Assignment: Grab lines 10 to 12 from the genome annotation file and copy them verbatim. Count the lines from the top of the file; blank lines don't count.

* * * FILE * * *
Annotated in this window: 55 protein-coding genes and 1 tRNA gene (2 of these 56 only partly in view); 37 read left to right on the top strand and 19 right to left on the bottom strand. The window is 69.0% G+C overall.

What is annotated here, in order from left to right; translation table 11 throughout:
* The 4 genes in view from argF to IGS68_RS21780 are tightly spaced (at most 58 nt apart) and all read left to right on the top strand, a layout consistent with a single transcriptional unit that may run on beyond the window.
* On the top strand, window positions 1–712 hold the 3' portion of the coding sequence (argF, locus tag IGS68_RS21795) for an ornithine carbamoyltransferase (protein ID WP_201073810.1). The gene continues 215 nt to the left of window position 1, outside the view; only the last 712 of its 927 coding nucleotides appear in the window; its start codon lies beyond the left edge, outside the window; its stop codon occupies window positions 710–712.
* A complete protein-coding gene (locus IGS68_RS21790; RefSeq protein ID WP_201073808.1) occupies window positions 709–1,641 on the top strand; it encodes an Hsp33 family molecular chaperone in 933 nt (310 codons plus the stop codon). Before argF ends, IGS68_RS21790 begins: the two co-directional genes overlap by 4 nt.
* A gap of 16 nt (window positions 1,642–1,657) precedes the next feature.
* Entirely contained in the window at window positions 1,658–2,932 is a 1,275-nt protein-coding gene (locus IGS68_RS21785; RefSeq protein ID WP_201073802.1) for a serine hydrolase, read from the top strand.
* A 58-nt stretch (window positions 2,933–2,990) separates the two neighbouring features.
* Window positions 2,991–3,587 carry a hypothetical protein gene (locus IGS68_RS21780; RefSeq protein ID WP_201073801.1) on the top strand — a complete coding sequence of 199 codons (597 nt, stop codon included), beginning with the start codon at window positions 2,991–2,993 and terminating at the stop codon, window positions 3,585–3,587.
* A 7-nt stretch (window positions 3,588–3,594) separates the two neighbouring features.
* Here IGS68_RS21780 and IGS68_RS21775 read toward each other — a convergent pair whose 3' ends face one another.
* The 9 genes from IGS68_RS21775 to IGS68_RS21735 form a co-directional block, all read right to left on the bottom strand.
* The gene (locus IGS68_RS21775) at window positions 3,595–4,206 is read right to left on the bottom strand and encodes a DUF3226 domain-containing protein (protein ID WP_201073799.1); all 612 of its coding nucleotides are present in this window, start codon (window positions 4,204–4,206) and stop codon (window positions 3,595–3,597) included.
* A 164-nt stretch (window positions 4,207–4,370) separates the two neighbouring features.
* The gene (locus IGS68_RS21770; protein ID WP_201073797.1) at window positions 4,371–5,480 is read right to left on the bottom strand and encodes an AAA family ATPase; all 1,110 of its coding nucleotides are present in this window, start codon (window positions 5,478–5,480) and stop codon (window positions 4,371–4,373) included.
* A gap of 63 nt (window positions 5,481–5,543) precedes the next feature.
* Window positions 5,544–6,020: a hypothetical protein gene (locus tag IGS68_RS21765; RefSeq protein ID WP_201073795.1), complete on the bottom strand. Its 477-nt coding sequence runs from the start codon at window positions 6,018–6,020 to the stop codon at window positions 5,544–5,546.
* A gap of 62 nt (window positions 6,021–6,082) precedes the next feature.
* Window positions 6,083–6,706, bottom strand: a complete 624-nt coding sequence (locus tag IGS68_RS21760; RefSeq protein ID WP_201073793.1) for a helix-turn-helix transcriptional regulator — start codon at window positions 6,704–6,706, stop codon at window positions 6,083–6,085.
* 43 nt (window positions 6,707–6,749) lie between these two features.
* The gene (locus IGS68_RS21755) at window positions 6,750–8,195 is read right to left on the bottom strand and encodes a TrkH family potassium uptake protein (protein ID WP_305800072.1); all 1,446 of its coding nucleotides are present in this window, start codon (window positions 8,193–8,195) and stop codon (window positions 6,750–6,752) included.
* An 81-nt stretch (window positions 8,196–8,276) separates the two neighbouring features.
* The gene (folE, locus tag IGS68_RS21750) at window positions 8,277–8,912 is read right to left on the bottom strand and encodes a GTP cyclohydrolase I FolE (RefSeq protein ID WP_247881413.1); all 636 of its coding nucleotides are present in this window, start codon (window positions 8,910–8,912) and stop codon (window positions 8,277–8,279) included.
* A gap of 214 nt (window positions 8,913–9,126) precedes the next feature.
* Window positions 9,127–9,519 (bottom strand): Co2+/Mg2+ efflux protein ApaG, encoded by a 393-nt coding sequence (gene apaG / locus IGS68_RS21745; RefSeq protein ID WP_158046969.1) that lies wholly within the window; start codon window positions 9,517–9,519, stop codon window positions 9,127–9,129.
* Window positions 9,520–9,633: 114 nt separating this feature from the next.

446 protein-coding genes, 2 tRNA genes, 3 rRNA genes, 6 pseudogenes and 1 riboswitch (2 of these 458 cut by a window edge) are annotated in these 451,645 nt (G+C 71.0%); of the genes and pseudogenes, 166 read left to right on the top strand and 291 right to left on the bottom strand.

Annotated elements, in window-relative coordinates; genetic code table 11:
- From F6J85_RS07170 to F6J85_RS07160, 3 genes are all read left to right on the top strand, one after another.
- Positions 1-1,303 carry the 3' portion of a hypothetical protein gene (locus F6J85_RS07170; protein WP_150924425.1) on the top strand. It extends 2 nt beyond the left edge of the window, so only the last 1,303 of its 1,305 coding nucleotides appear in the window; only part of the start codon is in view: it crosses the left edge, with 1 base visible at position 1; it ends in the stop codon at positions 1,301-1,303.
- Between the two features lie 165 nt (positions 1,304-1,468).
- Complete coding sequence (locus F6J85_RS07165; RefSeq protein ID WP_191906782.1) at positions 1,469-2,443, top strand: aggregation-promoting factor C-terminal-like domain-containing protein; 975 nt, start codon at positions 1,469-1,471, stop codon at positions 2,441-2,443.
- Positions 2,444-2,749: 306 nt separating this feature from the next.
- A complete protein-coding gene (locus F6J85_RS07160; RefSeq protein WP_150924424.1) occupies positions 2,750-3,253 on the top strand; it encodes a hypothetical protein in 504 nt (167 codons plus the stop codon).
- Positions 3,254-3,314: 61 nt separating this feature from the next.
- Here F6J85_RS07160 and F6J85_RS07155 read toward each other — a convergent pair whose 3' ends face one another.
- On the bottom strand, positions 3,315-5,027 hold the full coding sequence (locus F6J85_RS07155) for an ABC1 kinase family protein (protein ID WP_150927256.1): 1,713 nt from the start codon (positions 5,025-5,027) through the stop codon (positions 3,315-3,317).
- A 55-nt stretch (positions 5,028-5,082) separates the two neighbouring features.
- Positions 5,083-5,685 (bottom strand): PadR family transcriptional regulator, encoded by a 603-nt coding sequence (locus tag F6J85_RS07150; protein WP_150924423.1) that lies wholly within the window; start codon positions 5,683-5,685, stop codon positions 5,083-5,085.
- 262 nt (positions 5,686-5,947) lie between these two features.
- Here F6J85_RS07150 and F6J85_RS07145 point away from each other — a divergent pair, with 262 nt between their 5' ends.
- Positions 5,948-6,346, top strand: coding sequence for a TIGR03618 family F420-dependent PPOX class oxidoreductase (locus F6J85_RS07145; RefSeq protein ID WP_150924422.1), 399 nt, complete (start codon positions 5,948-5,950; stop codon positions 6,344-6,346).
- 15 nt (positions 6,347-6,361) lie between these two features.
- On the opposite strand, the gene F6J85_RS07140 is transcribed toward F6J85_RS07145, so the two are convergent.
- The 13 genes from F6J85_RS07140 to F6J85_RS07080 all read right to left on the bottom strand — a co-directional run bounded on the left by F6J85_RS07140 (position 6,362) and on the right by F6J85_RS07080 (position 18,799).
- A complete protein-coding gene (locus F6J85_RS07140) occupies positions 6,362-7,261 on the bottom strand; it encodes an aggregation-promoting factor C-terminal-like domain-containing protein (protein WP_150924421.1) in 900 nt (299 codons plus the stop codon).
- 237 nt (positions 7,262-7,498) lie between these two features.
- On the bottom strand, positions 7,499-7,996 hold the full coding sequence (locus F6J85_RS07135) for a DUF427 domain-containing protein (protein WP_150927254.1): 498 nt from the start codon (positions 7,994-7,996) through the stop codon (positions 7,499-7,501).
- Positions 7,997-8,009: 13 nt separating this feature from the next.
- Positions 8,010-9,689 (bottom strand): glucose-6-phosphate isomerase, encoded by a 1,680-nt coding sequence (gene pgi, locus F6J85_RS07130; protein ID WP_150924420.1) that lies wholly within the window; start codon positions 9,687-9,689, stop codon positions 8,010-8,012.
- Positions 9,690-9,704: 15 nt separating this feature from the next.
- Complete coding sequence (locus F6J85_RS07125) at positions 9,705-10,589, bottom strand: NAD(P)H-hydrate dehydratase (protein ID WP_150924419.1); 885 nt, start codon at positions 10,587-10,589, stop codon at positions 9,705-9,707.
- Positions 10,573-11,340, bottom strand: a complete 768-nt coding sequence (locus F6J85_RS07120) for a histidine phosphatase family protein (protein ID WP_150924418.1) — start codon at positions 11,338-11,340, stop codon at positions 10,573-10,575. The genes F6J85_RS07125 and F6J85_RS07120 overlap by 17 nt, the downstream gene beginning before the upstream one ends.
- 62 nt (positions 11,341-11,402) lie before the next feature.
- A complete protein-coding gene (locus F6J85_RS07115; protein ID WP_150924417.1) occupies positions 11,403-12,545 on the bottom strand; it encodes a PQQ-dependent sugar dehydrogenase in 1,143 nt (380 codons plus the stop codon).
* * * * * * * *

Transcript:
* A 7-nt stretch (window positions 3,588–3,594) separates the two neighbouring features.
* Here IGS68_RS21780 and IGS68_RS21775 read toward each other — a convergent pair whose 3' ends face one another.
* The 9 genes from IGS68_RS21775 to IGS68_RS21735 form a co-directional block, all read right to left on the bottom strand.